Thomas E. Ambler, Senior Consultant
Note: This post is a part of a series taken from Tom Ambler’s article Strategic Issues: The Pivotal Process for Strategic Success previously published in Compass Points in July 1999. In this part we will introduce the series and discuss What is a Strategic Issue?
REALIZE YOUR POTENTIAL! Is that what you want for yourself and your company? What is your company’s potential? Do you have a vision of it?
Yes? That’s why you use Simplified Strategic Planning, isn’t it? In the Simplified Strategic Planning process you build toward your strategy – your vision for the longer term, the course and direction you need to take to maximize your potential. Then, for the short term you make sure that your resources line up and are focused on achieving your vision.
Good strategy takes more than just strong desire. Good strategy requires good input and analysis. It also requires good decision-making. That’s what the exercise known as “STRATEGIC ISSUES” is all about. It is a pivotal step in the strategic planning process that deals with answering the “Big Strategic Questions.”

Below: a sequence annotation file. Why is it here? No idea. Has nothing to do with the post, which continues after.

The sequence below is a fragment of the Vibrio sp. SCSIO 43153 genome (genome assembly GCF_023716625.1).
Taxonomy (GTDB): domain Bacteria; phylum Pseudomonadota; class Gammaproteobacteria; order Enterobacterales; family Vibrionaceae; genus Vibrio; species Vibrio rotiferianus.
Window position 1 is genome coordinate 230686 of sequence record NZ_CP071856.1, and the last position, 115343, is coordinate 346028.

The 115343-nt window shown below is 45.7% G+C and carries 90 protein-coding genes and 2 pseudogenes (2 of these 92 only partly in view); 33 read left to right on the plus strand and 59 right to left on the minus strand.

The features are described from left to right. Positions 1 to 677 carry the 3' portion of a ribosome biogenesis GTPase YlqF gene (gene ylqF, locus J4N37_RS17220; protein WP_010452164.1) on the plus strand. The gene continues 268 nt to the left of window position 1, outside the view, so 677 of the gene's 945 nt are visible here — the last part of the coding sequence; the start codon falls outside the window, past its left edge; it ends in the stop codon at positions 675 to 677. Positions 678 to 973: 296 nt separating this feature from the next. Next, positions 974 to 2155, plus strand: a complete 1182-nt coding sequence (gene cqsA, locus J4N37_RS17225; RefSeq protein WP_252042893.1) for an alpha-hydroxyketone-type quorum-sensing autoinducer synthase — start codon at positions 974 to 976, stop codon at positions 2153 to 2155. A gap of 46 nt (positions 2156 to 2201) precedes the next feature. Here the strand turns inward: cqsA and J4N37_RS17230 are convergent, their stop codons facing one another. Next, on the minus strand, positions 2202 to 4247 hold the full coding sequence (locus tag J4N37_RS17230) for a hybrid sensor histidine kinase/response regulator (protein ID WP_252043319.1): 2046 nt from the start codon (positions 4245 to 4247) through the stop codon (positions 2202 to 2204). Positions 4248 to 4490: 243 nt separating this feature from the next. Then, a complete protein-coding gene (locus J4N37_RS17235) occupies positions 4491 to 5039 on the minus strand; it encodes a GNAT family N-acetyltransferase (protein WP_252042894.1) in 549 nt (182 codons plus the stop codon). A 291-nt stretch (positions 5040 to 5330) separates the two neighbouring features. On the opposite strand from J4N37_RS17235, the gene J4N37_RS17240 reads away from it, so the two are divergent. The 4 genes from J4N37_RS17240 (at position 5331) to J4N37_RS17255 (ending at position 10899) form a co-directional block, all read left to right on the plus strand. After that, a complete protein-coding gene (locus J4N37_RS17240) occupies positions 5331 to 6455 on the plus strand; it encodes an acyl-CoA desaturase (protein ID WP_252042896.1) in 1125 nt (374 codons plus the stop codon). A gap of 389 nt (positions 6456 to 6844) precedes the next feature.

Successful identification and resolution of Strategic Issues results from combining both content and process elements, big and small, effectively and smoothly.
What is a Strategic Issue?
A Strategic Issue is, first of all, an issue – an unresolved question needing a decision or waiting for some clarifying future event. Secondly, it is strategic and has major impact on the course and direction of the business. It probably relates directly to one or more of the fundamental “Three Strategic Questions”:
- What are we going to sell?
- To whom are we going to sell it?
- How will we beat or avoid our competition?
Strategic Issues lie right at the heart of the business. Correspondingly, the process step dealing with Strategic Issues lies right at the heart of Simplified Strategic Planning.
In your planning process, does your team truly understand what constitutes a strategic issue, and what is necessary to do to explore the issue and come to a resolution, if possible? If your team is having difficulty with this concept, let the strategists at CSSP, Inc. help the team gain the perspective and understanding necessary to properly analyze and resolve your strategic issues. Please contact Elizabeth at 734-995-3465 for help.
In the next part of this series we will discuss How Does the Strategic Issues Process Relate to the Rest of the Simplified Strategic Planning Process?
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Tom Ambler is a Senior Consultant with Center for Simplified Strategic Planning, Inc. He can be reached by email at firstname.lastname@example.org